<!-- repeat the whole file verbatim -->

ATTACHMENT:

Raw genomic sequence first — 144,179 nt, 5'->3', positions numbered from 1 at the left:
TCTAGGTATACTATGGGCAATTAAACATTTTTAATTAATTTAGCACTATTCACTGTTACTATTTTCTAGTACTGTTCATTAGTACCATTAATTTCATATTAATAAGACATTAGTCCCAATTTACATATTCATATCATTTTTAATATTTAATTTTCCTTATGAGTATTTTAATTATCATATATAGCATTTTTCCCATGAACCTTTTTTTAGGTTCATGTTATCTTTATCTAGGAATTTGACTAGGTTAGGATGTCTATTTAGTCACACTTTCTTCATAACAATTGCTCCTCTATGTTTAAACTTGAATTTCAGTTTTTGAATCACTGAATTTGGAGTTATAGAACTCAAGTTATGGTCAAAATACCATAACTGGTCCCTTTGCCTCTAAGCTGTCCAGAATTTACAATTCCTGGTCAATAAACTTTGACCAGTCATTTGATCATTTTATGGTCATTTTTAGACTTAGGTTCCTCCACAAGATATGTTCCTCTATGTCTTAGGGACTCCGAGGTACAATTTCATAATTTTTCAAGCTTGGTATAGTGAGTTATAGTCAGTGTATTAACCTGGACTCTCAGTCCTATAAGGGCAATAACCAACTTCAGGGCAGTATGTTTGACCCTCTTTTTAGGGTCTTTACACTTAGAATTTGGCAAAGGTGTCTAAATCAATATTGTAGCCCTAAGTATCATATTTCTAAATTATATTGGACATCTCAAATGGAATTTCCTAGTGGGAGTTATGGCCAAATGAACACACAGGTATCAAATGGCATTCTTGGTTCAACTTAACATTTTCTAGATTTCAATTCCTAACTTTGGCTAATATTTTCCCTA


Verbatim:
Raw genomic sequence first — 144,179 nt, 5'->3', positions numbered from 1 at the left:
TCTAGGTATACTATGGGCAATTAAACATTTTTAATTAATTTAGCACTATTCACTGTTACTATTTTCTAGTACTGTTCATTAGTACCATTAATTTCATATTAATAAGACATTAGTCCCAATTTACATATTCATATCATTTTTAATATTTAATTTTCCTTATGAGTATTTTAATTATCATATATAGCATTTTTCCCATGAACCTTTTTTTAGGTTCATGTTATCTTTATCTAGGAATTTGACTAGGTTAGGATGTCTATTTAGTCACACTTTCTTCATAACAATTGCTCCTCTATGTTTAAACTTGAATTTCAGTTTTTGAATCACTGAATTTGGAGTTATAGAACTCAAGTTATGGTCAAAATACCATAACTGGTCCCTTTGCCTCTAAGCTGTCCAGAATTTACAATTCCTGGTCAATAAACTTTGACCAGTCATTTGATCATTTTATGGTCATTTTTAGACTTAGGTTCCTCCACAAGATATGTTCCTCTATGTCTTAGGGACTCCGAGGTACAATTTCATAATTTTTCAAGCTTGGTATAGTGAGTTATAGTCAGTGTATTAACCTGGACTCTCAGTCCTATAAGGGCAATAACCAACTTCAGGGCAGTATGTTTGACCCTCTTTTTAGGGTCTTTACACTTAGAATTTGGCAAAGGTGTCTAAATCAATATTGTAGCCCTAAGTATCATATTTCTAAATTATATTGGACATCTCAAATGGAATTTCCTAGTGGGAGTTATGGCCAAATGAACACACAGGTATCAAATGGCATTCTTGGTTCAACTTAACATTTTCTAGATTTCAATTCCTAACTTTGGCTAATATTTTCCCTA